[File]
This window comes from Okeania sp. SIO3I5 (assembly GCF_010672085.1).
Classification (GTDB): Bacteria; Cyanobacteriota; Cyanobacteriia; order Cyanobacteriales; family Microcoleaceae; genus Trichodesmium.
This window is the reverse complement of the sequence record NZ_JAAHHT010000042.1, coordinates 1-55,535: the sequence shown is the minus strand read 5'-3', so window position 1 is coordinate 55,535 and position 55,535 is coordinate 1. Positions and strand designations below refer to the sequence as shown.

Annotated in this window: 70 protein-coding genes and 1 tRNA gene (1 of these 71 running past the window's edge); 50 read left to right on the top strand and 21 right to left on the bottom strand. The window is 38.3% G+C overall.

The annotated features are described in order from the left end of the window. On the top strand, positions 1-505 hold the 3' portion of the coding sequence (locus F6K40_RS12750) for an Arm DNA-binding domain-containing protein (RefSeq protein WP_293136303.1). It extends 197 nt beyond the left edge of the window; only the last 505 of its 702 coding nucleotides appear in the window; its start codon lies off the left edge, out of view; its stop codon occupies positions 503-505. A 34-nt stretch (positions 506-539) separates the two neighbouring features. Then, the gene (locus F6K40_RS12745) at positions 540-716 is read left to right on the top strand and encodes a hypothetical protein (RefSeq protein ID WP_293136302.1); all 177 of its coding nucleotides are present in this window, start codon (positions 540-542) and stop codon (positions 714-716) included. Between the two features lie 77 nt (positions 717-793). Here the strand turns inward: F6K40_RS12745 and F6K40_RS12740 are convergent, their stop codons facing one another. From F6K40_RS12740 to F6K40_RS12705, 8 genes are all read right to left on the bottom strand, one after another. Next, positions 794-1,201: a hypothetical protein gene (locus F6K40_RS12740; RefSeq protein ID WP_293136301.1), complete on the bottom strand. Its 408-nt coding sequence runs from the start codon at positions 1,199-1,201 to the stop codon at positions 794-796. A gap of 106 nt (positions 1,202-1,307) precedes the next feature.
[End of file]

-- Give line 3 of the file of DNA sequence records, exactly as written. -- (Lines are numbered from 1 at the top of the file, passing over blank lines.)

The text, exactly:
This window is the reverse complement of the sequence record NZ_JAAHHT010000042.1, coordinates 1-55,535: the sequence shown is the minus strand read 5'-3', so window position 1 is coordinate 55,535 and position 55,535 is coordinate 1. Positions and strand designations below refer to the sequence as shown.